I don't know why I was expecting that I would not be fazed at embarking on a journey across the Atlantic at a time when just stepping out of my bedroom had the potential to kill me. It could be irrational bravado or the complete blocking out of reality as a poor coping mechanism. Or perhaps, it was just the thrilling prospect of actually getting to see my child after many anxious months, thousands of miles away, which threw all caution to the wind.
Whatever it was, I was not prepared at all for the strange, dystopian reality show I was about to become a part of.
By now, a mask is an essential accessory and part of one's regular wardrobe, like shoes or eyeglasses or a belt that keeps it all together. So it wasn't really weird that everyone was wearing masks and that nobody asked me at Dhaka airport to remove them. But then I started to muse: how could they know if it was indeed me checking in my luggage and going through the gate to immigration? I couldn't help thinking of all the unsavoury possibilities. It could be, after all, my evil twin trying to escape the law, my kidnapper who was stealing my identity while I lay, gagged and bounded in some ditch in Gazipur; it could be a member of a drug network or a terrorist organisation... sometimes I wish my brain would just shut up.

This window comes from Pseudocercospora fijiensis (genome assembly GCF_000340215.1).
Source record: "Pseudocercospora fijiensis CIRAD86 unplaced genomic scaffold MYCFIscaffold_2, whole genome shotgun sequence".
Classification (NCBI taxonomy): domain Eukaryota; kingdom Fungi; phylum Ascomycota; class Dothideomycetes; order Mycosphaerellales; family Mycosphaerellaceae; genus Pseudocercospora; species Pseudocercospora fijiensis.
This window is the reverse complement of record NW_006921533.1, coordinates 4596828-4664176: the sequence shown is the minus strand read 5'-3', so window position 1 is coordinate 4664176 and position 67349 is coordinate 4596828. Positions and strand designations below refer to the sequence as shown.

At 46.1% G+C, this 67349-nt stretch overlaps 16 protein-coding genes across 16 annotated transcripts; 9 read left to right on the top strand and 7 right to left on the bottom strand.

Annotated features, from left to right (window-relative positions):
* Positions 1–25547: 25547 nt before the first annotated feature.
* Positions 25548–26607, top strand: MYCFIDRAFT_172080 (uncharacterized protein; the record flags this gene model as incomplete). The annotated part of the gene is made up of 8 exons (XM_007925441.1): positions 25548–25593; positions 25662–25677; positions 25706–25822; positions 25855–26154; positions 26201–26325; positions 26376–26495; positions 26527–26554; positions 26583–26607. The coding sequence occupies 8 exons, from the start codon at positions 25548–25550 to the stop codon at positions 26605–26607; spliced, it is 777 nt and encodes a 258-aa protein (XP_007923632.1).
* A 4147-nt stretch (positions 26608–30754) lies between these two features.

So I was practically euphoric when the immigration officer told me to take off the mask for a picture. Finally, someone with some guts to follow regular security protocol. I must have grimaced badly at the tiny camera as he almost instantly "sign-languaged" me to put it back on.
In the lounge where I went mainly because the bathrooms are cleaner, waiters in masks walked silently like ghosts to serve nonexistent passengers, save for one young lady who had the full PPE on as well as the head gear (like a blue shower cap) and surgical gloves. She might have had shoe covers too but I forget. I was going to ask for tea but the thought of all the hands that had touched the teacups and spoons made me quickly decline, while bathing the little water bottle they gave me with hand sanitiser.
I realised these two items, masks and hand sanitiser, have become the most crucial and precious items one can have at all times these days—more precious than the diamond ring that apparently guarantees faithful monogamy forever. Next Feb, instead of chocolates and flowers or silly stuffed animals, be a real man and show her a basket full of hand sanitiser, Dettol soap, disinfectant spray and a PPE—they come in pink too.